Brain Pain Signature May be Same as Fibromyalgia for Other Conditions
Researchers believe that conditions which present with widespread symptomatic pain may be the result of pain centralization, like the pain in fibromyalgia.1 The pain in Fibromyalgia is recognized as being centralized.2 In other words, the central nervous system has taken charge of producing pain signals, which are not directly contingent upon nociceptive input. Chronic pelvic pain may also present with this type of central processing of pain. An NIH team is currently looking specifically at this similarity between chronic pelvic pain and fibromyalgia using fMRI imaging techniques.
The study looked at 1079 patients from the Multidisciplinary Approach to the Study of Chronic Pelvic Pain Research Network (MAPP) study. A clinical diagnosis of urological chronic pelvic pain syndrome (UCPPS) was assessed next to pain free controls as well as individuals with fibromyalgia. Participants were screened for pain severity, and a body map of their pain. A smaller group (UCPPS N=110; healthy N-49; fibromyalgia N=23) were assessed using fMRI. Not all UCPPS individuals reported widespread pain, however, those who did displayed increased gray matter in their brains and functional connections of sensorimotor and insular cortices in the exact same way in which brains appear in fibromyalgia, but not in healthy controls.
Widespread Pain May be More Effective When Central Nervous System is Addressed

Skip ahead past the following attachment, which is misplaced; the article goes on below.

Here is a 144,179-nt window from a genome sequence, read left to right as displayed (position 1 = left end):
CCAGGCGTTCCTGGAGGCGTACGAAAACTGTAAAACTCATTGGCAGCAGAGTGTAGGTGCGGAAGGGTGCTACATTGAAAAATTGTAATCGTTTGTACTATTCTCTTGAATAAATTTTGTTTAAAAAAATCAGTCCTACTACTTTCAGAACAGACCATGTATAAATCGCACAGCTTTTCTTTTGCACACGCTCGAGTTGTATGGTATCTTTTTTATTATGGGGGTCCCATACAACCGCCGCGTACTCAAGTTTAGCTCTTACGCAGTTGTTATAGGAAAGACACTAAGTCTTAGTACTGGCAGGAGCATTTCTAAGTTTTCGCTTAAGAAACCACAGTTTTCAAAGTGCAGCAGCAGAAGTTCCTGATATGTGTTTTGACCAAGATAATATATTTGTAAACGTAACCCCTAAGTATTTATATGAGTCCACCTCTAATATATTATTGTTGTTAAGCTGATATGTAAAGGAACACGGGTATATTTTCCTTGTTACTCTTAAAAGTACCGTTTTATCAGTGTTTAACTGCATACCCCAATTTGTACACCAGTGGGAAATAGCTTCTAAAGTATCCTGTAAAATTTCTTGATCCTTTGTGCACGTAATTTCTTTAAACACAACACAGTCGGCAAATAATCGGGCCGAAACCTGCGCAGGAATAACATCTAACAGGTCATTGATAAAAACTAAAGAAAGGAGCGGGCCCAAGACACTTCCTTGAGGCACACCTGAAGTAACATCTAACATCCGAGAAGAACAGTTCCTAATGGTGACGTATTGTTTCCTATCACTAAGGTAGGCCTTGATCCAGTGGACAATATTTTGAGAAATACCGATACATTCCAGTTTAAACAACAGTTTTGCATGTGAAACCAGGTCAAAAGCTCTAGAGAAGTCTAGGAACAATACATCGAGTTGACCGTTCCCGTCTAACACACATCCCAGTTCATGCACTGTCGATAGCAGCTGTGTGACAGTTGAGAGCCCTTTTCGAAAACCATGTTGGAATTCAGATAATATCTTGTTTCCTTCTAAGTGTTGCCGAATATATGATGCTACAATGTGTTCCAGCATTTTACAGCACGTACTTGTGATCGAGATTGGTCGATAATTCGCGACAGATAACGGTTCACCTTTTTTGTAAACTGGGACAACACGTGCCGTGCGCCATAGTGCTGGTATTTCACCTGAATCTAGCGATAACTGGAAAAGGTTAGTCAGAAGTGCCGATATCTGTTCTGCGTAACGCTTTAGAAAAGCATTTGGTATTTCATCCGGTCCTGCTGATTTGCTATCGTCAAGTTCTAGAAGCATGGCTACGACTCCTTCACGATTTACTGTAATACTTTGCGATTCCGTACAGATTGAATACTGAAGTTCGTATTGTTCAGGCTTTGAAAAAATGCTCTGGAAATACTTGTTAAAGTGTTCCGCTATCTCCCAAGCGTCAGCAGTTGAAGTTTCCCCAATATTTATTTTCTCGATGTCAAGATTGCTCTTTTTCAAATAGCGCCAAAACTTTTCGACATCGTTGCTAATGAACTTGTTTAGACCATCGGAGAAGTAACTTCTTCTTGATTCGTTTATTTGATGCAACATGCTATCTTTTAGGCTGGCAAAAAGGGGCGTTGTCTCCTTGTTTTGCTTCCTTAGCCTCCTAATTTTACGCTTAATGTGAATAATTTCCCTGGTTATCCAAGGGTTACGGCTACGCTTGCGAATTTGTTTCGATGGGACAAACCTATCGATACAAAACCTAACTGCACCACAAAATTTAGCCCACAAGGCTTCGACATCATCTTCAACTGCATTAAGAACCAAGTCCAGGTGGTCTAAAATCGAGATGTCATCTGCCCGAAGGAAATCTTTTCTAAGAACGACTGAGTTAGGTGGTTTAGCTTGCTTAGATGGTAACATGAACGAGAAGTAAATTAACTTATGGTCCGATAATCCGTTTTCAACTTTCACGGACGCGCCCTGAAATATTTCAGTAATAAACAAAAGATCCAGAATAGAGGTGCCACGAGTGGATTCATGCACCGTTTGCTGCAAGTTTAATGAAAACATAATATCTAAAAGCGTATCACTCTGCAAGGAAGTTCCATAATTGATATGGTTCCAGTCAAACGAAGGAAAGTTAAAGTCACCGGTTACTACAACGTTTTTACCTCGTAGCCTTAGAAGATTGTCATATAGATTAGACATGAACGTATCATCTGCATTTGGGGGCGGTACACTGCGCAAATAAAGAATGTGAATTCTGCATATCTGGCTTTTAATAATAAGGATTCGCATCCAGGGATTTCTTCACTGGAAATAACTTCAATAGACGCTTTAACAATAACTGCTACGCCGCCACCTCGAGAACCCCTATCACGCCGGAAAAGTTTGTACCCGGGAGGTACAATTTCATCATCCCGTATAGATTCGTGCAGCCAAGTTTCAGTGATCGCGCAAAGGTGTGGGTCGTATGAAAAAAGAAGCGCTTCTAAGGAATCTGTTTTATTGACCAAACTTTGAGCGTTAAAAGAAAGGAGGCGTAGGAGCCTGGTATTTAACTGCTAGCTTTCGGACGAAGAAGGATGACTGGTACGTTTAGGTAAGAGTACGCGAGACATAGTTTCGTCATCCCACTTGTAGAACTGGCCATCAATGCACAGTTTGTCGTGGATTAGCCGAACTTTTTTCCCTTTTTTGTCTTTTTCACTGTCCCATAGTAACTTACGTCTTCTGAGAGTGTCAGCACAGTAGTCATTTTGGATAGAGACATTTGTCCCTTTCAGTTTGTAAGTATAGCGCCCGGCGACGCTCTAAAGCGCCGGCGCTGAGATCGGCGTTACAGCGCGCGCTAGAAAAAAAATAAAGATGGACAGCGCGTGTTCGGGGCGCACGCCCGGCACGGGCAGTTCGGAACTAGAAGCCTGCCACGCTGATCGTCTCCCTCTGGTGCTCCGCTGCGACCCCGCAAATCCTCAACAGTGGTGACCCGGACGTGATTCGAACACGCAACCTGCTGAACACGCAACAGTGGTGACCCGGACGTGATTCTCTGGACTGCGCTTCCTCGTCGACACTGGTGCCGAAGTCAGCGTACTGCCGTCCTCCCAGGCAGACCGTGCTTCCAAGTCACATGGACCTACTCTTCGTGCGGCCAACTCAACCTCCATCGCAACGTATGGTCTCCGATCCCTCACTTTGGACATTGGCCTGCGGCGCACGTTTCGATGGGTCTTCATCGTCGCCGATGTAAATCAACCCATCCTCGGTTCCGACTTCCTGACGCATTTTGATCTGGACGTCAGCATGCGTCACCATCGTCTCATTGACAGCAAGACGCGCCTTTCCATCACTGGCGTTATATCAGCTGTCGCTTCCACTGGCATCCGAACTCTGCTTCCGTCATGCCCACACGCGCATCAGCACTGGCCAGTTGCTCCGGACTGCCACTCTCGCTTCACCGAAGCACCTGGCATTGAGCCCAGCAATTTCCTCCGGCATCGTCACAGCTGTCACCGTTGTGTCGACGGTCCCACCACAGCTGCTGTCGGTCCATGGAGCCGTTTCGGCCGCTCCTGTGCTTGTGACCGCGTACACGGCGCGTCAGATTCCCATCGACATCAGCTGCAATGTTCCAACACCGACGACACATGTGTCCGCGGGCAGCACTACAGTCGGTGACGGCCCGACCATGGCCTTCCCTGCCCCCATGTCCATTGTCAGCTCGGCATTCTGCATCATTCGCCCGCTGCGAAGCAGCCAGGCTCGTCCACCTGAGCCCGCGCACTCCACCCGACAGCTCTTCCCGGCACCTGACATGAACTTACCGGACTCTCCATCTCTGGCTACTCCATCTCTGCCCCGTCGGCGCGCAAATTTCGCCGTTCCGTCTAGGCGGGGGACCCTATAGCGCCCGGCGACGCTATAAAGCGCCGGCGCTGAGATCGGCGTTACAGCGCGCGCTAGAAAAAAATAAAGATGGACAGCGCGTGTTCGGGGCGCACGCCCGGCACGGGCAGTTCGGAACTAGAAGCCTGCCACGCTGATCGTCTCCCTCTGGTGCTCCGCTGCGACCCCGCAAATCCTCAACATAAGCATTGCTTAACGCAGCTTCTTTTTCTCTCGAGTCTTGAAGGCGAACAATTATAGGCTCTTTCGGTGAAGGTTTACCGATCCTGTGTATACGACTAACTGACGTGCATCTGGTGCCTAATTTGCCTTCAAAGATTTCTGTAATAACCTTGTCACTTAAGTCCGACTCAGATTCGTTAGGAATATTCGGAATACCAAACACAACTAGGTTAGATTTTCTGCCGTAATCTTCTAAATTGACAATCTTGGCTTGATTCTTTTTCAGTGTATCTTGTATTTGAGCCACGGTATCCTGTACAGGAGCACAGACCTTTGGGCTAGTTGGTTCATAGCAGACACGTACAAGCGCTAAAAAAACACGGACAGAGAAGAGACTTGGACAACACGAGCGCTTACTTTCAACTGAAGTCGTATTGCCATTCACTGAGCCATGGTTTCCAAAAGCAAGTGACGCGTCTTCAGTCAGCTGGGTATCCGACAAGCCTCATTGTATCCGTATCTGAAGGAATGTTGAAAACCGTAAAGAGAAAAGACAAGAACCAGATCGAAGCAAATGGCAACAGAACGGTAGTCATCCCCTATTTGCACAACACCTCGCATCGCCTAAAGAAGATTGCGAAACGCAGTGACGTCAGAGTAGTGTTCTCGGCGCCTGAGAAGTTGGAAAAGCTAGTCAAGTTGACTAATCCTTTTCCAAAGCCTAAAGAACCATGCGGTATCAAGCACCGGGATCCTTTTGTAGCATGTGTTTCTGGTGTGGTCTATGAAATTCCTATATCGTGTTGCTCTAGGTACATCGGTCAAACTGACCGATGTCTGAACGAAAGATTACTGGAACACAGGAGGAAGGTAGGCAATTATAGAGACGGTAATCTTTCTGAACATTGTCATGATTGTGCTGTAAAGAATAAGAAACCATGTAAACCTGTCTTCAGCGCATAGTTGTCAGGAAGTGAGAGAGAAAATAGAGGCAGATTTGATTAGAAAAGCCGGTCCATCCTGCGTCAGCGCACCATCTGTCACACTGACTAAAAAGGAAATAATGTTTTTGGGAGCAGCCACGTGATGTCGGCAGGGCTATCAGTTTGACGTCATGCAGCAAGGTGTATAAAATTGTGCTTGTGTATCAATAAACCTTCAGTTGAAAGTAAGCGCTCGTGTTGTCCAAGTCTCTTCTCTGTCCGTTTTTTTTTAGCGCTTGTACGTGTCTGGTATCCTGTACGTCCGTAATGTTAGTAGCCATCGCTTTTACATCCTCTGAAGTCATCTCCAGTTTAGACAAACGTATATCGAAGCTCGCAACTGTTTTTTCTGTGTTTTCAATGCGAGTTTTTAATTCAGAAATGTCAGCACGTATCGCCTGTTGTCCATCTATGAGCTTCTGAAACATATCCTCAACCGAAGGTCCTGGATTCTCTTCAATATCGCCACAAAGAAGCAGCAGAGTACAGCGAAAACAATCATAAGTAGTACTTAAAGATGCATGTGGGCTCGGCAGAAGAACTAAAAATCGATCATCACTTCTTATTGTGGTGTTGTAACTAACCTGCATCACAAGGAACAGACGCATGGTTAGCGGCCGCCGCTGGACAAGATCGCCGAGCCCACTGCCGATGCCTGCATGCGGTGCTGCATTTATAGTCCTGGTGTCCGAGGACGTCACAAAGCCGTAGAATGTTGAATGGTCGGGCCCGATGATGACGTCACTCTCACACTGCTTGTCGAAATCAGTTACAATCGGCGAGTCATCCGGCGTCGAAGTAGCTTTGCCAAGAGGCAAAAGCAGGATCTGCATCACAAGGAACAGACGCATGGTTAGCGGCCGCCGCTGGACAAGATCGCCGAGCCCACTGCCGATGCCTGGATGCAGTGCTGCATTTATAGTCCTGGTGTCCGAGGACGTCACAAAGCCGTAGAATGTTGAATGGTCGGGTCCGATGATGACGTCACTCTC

Widespread pain is also correlated with decreased physical and cognitive function independent of pain severity. Treatment options for individuals with widespread pain may be more effective when they address the central nervous system. This includes pain education, and physical therapy which strives to change pain perception and experience.
- Kutch JJ, Ichesco E, Hampson JP, et al. Brain signature and functional impact of centralized pain: a multidisciplinary approach to the study of chronic pelvic pain (MAPP) network study. Pain. 2017
- Sarzi-puttini P, Atzeni F, Mease PJ. Chronic widespread pain: from peripheral to central evolution. Best Pract Res Clin Rheumatol. 2011;25(2):133-9.
Image Copyright: <a href=’https://www.123rf.com/profile_citalliance’>citalliance / 123RF Stock Photo</a>
Node Smith, associate editor for NDNR, is a fifth year naturopathic medical student at NUNM, where he has been instrumental in maintaining a firm connection to the philosophy and heritage of naturopathic medicine amongst the next generation of docs. He helped found the first multi-generational experiential retreat, which brings elders, alumni, and students together for a weekend campout where naturopathic medicine and medical philosophy are experienced in nature. Three years ago he helped found the non-profit, Association for Naturopathic ReVitalization (ANR), for which he serves as the board chairman. ANR has a mission to inspire health practitioners to embody the naturopathic principles through experiential education. Node also has a firm belief that the next era of naturopathic medicine will see a resurgence of in-patient facilities which use fasting, earthing, hydrotherapy and homeopathy to bring people back from chronic diseases of modern living; he is involved in numerous conversations and projects to bring about this vision.